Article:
Saving Edchats!


One of my greatest joys as an educator is having been a part of the #caedchat moderating team. Ever since we started back in February of 2013, it is has been a phenomenal experience. The #caedchat community has grown and many networks and friendships have been made through this hashtag. Our weekly chats have tackled many educational issues from integrating edtech, to focusing on our language learners, to supporting LGBTQ students. There have been many transformational conversations, thousands of tweets, and hundreds of resources that have been shared.

We have built a community out of a hashtag. Think about that. Just by placing a “pound” symbol in front of the letters “CAedchat” all of this was born. And I love this community. As do many other people.

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So what do you do when your community is threatened?

Last weekend, a spambot found our hashtag. This wasn’t just any spambot. It was a spambot spewing xxx-rated photos objectifying women at an alarming rate. As soon as you reported the photos and blocked the Twitter handle, a new Twitter handle appeared, recycling some of the very images you blocked. The tweets came into our hashtag quicker than we could block them. At first we thought, this spambot will just move on. But as the tweets increased even as our reporting increased, the task of getting the tweets to stop seemed insurmountable.

Direct messages began showing up in my inbox on Twitter. People asking me what are we going to do about this? The only response I had at first was to keep reporting and blocking. Reporting and blocking. Reporting and blocking. And don’t share the #caedchat hashtag with any new teachers at this point.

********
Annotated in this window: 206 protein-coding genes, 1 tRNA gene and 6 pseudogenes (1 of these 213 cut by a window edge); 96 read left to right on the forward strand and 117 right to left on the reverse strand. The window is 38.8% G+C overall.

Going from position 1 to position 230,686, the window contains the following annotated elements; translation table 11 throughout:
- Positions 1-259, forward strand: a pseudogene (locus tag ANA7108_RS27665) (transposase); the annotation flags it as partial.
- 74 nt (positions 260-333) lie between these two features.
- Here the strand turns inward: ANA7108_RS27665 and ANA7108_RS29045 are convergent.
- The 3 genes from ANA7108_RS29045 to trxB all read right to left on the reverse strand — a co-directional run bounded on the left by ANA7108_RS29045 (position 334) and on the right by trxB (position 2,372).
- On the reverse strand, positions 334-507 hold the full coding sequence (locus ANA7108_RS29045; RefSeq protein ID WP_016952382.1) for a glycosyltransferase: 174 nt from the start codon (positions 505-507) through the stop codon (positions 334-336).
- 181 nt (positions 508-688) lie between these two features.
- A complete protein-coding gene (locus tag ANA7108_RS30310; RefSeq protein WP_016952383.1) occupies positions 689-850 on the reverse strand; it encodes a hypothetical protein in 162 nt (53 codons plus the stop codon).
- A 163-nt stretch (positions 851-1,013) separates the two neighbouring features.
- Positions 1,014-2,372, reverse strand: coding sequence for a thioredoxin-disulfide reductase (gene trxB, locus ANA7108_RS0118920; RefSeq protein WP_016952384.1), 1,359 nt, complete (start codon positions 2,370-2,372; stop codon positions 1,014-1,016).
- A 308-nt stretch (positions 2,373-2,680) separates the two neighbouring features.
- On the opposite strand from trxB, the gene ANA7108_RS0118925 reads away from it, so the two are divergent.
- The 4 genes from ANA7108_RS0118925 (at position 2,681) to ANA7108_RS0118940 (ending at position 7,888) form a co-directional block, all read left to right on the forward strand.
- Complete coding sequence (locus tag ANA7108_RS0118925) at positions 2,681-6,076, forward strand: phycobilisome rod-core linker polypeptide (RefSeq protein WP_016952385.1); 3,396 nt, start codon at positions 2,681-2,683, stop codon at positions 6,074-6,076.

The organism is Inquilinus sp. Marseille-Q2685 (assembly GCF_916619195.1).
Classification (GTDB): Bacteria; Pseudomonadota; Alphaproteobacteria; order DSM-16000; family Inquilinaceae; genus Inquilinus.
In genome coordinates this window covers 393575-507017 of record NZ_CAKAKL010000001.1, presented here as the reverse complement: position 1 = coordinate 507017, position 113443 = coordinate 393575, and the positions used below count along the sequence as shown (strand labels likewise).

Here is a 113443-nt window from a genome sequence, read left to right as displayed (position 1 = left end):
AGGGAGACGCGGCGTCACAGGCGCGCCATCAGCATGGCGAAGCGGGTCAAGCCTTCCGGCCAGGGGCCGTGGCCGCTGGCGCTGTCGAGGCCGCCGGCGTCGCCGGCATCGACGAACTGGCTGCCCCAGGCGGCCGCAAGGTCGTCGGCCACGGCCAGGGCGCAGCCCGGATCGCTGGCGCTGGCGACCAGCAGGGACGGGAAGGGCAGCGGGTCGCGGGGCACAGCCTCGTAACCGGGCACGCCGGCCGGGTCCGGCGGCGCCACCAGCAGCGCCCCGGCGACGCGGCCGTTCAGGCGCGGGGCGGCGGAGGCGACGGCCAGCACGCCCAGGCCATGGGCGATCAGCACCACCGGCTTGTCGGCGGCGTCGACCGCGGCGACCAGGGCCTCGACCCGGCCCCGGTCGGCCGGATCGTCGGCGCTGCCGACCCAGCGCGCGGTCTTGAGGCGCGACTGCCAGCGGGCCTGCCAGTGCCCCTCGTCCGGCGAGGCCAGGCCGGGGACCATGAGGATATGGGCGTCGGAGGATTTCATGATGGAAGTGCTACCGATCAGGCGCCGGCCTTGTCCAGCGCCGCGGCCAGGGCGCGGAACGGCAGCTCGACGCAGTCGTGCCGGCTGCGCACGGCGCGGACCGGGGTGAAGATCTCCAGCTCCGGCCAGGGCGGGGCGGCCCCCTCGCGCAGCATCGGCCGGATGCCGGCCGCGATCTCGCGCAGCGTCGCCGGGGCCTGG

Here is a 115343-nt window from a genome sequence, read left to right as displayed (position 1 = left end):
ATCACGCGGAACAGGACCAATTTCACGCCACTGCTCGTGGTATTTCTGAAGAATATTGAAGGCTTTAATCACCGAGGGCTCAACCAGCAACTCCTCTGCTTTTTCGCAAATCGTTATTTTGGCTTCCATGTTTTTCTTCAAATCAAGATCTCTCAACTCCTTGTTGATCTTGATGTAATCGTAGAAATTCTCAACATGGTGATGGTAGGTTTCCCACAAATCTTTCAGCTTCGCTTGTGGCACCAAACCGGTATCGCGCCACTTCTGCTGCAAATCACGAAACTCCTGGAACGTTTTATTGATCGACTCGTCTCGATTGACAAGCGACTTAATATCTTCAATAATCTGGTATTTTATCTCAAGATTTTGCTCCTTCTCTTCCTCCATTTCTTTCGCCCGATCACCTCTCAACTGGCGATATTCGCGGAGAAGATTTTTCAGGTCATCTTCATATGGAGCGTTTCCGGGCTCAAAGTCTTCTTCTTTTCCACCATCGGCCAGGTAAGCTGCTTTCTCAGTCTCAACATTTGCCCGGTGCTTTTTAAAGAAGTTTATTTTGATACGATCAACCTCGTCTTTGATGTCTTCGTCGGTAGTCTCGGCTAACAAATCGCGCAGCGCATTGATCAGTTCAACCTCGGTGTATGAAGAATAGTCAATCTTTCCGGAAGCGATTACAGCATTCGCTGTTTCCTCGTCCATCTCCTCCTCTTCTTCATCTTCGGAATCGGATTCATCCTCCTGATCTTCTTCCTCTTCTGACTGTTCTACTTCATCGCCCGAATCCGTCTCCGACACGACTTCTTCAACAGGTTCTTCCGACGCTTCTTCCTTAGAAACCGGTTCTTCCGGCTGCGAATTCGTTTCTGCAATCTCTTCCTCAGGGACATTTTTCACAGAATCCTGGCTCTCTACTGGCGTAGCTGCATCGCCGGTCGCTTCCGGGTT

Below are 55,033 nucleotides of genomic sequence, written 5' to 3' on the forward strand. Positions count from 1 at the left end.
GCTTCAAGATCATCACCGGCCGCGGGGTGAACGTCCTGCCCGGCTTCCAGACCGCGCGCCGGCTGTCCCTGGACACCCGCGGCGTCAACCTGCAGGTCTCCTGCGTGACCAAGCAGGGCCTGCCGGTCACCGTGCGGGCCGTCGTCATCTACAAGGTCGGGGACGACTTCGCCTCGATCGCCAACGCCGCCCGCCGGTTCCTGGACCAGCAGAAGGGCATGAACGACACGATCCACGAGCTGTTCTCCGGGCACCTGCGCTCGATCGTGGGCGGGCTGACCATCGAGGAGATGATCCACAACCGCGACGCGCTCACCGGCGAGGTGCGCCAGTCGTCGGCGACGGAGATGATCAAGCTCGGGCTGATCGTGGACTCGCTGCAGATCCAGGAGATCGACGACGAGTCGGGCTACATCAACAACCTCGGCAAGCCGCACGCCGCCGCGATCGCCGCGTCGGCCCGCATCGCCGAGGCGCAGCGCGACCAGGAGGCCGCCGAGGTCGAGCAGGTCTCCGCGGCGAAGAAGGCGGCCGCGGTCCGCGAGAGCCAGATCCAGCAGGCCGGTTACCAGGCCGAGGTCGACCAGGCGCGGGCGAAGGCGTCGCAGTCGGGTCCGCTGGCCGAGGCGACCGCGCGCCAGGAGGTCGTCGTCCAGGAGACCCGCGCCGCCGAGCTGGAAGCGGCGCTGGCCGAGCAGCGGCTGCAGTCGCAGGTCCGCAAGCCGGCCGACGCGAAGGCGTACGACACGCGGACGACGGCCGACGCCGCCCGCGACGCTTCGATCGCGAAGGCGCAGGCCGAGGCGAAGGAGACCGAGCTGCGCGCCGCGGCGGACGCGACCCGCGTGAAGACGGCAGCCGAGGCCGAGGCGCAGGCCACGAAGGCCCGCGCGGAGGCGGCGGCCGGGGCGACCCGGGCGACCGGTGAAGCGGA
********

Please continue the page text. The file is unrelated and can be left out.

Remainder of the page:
The #caedchat mods began brainstorming together in a DM group as well. David Theriault created some unique tweets. We started requesting that @Twitter, @Support, and @Jack (Twitter CEO) to please help us.

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And even asking politely…

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Then we learned we were not the only ones. These tweets appeared:

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And guess what? #sschat, #pblchat, and #dtk12chat had the same spambots. The same problems. The same objectifying xxx-rated images. This is when we all teamed up. We started a group DM and began brainstorming together. We all wished we had connections at Twitter. This problem just seemed so much bigger than us. It was even suggested we consider changing our hashtag, but to me that was always “plan z.” We wondered why this was happening to only our relatively small educational hashtags, when big hashtags like #edchat were unaffected? Well that didn’t last long. As soon as we uttered those words, a small amount of the spam tweets started to show up there as well.

Then before we knew it, on America’s glorious birthday, the tweets just stopped. After 5 days of battling the bots, they just disappeared.